Photostimulated electron detrapping and the two-state model for electron transport in nonpolar liquids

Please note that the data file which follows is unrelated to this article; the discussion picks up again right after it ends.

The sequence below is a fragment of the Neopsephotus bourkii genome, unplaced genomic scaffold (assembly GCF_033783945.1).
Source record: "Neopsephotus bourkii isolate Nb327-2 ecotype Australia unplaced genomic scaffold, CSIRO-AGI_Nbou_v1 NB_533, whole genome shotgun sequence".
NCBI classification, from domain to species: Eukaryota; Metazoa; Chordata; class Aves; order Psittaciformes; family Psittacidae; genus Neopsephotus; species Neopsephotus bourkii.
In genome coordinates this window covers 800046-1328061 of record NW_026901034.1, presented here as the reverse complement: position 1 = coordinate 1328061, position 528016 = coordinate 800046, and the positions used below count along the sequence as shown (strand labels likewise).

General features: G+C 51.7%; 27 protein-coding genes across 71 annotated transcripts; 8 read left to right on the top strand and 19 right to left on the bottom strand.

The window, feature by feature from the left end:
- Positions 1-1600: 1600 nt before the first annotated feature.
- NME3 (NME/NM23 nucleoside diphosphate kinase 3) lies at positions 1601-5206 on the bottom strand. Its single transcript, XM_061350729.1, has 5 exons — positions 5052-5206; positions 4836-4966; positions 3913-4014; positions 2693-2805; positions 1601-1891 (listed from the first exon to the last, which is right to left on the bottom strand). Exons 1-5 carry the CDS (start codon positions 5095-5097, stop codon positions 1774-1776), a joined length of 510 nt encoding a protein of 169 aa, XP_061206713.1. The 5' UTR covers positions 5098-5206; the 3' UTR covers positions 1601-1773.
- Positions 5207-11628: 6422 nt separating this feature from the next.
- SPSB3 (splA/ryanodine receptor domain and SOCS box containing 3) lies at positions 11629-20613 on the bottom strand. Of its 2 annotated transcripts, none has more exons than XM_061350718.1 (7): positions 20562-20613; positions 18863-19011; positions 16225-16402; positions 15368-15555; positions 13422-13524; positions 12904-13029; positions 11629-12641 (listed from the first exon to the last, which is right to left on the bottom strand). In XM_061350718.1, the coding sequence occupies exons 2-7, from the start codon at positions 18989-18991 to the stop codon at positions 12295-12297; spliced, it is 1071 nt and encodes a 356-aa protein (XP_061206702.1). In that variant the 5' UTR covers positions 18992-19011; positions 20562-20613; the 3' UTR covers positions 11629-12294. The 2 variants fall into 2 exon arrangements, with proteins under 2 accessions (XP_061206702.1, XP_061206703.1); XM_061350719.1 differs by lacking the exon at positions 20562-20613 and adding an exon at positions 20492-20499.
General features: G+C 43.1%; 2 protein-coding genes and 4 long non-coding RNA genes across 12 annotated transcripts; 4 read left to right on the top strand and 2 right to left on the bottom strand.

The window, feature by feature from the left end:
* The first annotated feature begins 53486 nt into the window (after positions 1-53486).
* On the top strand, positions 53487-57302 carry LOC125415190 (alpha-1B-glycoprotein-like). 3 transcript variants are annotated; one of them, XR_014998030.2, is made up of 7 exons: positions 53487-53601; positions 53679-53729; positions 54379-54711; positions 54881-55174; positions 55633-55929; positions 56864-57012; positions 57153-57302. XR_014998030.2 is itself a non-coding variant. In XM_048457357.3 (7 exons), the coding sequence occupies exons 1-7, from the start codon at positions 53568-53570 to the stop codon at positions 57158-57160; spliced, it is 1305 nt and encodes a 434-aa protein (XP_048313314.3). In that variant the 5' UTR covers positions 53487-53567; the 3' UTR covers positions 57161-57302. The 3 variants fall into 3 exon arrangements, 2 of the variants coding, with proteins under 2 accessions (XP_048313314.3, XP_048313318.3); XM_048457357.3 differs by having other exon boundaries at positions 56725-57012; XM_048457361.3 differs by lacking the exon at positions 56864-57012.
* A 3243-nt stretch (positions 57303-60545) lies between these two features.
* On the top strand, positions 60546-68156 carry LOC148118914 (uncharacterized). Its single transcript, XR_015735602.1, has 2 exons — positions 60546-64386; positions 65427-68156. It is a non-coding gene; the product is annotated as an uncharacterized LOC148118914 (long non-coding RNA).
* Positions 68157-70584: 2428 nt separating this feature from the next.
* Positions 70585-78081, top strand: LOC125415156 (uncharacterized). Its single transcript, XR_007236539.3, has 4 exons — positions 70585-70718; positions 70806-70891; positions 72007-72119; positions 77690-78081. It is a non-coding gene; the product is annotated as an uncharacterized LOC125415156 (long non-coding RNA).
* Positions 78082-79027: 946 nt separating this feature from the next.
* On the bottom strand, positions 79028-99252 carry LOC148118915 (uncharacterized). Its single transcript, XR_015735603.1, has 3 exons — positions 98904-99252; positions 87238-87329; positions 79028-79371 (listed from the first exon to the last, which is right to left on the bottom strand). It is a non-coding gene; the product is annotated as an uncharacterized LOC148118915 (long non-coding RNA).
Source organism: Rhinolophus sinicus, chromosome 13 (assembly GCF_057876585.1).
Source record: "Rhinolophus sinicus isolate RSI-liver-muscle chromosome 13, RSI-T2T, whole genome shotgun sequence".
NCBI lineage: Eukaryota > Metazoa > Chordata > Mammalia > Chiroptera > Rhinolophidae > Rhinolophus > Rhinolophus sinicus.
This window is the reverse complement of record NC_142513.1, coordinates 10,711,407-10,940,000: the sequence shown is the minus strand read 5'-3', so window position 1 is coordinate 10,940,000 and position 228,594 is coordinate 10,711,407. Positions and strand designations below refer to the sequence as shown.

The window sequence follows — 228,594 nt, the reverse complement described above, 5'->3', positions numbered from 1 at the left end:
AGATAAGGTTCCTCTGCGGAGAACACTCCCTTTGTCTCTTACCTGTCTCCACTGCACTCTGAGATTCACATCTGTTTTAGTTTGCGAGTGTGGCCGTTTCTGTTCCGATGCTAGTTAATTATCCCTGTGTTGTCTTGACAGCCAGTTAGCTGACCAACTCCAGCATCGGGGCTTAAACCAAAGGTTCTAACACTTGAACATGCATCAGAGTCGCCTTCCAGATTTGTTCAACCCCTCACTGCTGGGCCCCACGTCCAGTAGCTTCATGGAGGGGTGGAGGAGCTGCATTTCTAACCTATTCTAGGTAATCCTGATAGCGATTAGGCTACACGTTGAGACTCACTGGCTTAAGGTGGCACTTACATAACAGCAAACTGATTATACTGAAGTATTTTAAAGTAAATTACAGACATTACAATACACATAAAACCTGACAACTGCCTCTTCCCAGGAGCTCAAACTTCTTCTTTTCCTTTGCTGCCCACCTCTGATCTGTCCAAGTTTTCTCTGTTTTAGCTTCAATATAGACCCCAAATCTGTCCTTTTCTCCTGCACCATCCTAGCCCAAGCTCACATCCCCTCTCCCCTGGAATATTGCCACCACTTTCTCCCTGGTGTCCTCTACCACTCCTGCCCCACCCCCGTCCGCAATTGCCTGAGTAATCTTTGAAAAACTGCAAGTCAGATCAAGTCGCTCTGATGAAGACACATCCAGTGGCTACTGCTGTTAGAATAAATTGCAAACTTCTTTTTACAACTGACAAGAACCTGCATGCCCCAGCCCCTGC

In common nonpolar liquids, such as saturated hydrocarbons, there is a dynamic equilibrium between trapped (localized) and quasifree (extended) states of the excess electron (the two-state model). Using time-resolved dc conductivity, the effect of 1064 nm laser photoexcitation of trapped electrons on the charge transport has been observed in liquid n-hexane and methylcyclohexane. The light promotes the electron from the trap into the conduction band of the liquid. From the analysis of the two-pulse, two-color photoconductivity data, the residence time of the electrons in traps has been estimated as ca. 8.3 ps for n-hexane and ca. 13 ps for methylcyclohexane (at 295 K). The rate of detrapping decreases at lower temperature with an activation energy of ca. 200 meV (280-320 K); the lifetime-mobility product for quasifree electrons scales linearly with the temperature. We suggest that the properties of trapped electrons in hydrocarbon liquids can be well accounted for using the simple spherical cavity model. The estimated localization time of the quasifree electron is 20-50 fs; both time estimates are in agreement with the "quasiballistic" model. This localization time is significantly lower than the value of 310±100fs obtained using time-domain terahertz (THz) spectroscopy for the same system [E. Knoesel, M. Bonn, J. Shan, F. Wang, and T. F. Heinz, J. Chem. Phys. 121, 394 (2004)]. We suggest that the THz signal originates from the oscillations of electron bubbles rather than the free-electron plasma; vibrations of these bubbles may be responsible for the deviations from the Drude behavior observed below 0.4 THz. Various implications of these results are discussed.